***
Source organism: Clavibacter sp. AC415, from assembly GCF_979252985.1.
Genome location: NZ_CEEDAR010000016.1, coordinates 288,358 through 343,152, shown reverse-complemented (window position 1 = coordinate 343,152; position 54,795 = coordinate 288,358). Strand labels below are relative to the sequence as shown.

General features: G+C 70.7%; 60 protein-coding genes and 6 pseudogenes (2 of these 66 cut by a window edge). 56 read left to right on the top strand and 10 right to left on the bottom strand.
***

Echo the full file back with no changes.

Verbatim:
Source organism: Clavibacter sp. AC415, from assembly GCF_979252985.1.
Genome location: NZ_CEEDAR010000016.1, coordinates 288,358 through 343,152, shown reverse-complemented (window position 1 = coordinate 343,152; position 54,795 = coordinate 288,358). Strand labels below are relative to the sequence as shown.

General features: G+C 70.7%; 60 protein-coding genes and 6 pseudogenes (2 of these 66 cut by a window edge). 56 read left to right on the top strand and 10 right to left on the bottom strand.